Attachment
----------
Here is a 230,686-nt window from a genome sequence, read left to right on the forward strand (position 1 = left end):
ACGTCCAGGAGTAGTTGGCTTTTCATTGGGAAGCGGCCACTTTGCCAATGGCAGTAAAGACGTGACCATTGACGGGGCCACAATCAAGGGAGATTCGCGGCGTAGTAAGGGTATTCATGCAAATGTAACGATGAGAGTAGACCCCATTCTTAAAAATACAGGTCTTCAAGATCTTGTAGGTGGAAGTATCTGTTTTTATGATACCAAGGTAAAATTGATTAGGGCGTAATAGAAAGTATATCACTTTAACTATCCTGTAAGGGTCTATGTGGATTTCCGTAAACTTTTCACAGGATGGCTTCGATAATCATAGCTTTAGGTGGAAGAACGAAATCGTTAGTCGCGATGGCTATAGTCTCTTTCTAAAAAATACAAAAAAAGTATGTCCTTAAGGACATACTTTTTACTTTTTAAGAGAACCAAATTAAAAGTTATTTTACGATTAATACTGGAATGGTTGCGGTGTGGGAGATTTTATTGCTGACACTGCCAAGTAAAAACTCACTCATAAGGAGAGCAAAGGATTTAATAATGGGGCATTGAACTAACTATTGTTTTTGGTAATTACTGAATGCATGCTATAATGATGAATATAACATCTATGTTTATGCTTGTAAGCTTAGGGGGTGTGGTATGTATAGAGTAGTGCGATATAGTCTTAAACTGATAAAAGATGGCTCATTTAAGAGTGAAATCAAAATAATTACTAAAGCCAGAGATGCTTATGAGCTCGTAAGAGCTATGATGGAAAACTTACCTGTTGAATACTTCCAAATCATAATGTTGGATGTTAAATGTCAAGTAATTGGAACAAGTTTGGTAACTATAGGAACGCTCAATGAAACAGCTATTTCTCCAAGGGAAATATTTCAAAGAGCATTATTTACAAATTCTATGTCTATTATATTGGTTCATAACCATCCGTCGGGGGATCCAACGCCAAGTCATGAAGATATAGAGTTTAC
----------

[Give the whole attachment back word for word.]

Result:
Here is a 230,686-nt window from a genome sequence, read left to right on the forward strand (position 1 = left end):
ACGTCCAGGAGTAGTTGGCTTTTCATTGGGAAGCGGCCACTTTGCCAATGGCAGTAAAGACGTGACCATTGACGGGGCCACAATCAAGGGAGATTCGCGGCGTAGTAAGGGTATTCATGCAAATGTAACGATGAGAGTAGACCCCATTCTTAAAAATACAGGTCTTCAAGATCTTGTAGGTGGAAGTATCTGTTTTTATGATACCAAGGTAAAATTGATTAGGGCGTAATAGAAAGTATATCACTTTAACTATCCTGTAAGGGTCTATGTGGATTTCCGTAAACTTTTCACAGGATGGCTTCGATAATCATAGCTTTAGGTGGAAGAACGAAATCGTTAGTCGCGATGGCTATAGTCTCTTTCTAAAAAATACAAAAAAAGTATGTCCTTAAGGACATACTTTTTACTTTTTAAGAGAACCAAATTAAAAGTTATTTTACGATTAATACTGGAATGGTTGCGGTGTGGGAGATTTTATTGCTGACACTGCCAAGTAAAAACTCACTCATAAGGAGAGCAAAGGATTTAATAATGGGGCATTGAACTAACTATTGTTTTTGGTAATTACTGAATGCATGCTATAATGATGAATATAACATCTATGTTTATGCTTGTAAGCTTAGGGGGTGTGGTATGTATAGAGTAGTGCGATATAGTCTTAAACTGATAAAAGATGGCTCATTTAAGAGTGAAATCAAAATAATTACTAAAGCCAGAGATGCTTATGAGCTCGTAAGAGCTATGATGGAAAACTTACCTGTTGAATACTTCCAAATCATAATGTTGGATGTTAAATGTCAAGTAATTGGAACAAGTTTGGTAACTATAGGAACGCTCAATGAAACAGCTATTTCTCCAAGGGAAATATTTCAAAGAGCATTATTTACAAATTCTATGTCTATTATATTGGTTCATAACCATCCGTCGGGGGATCCAACGCCAAGTCATGAAGATATAGAGTTTAC